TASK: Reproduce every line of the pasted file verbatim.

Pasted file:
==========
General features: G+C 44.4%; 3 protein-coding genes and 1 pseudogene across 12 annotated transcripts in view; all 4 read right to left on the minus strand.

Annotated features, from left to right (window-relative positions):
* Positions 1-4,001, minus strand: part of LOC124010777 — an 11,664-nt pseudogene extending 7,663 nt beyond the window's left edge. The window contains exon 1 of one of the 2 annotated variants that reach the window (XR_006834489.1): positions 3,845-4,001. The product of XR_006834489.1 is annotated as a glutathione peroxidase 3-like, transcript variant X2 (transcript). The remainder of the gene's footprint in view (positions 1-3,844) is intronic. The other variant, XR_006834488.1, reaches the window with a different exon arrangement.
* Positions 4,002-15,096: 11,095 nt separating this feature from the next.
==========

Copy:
General features: G+C 44.4%; 3 protein-coding genes and 1 pseudogene across 12 annotated transcripts in view; all 4 read right to left on the minus strand.

Annotated features, from left to right (window-relative positions):
* Positions 1-4,001, minus strand: part of LOC124010777 — an 11,664-nt pseudogene extending 7,663 nt beyond the window's left edge. The window contains exon 1 of one of the 2 annotated variants that reach the window (XR_006834489.1): positions 3,845-4,001. The product of XR_006834489.1 is annotated as a glutathione peroxidase 3-like, transcript variant X2 (transcript). The remainder of the gene's footprint in view (positions 1-3,844) is intronic. The other variant, XR_006834488.1, reaches the window with a different exon arrangement.
* Positions 4,002-15,096: 11,095 nt separating this feature from the next.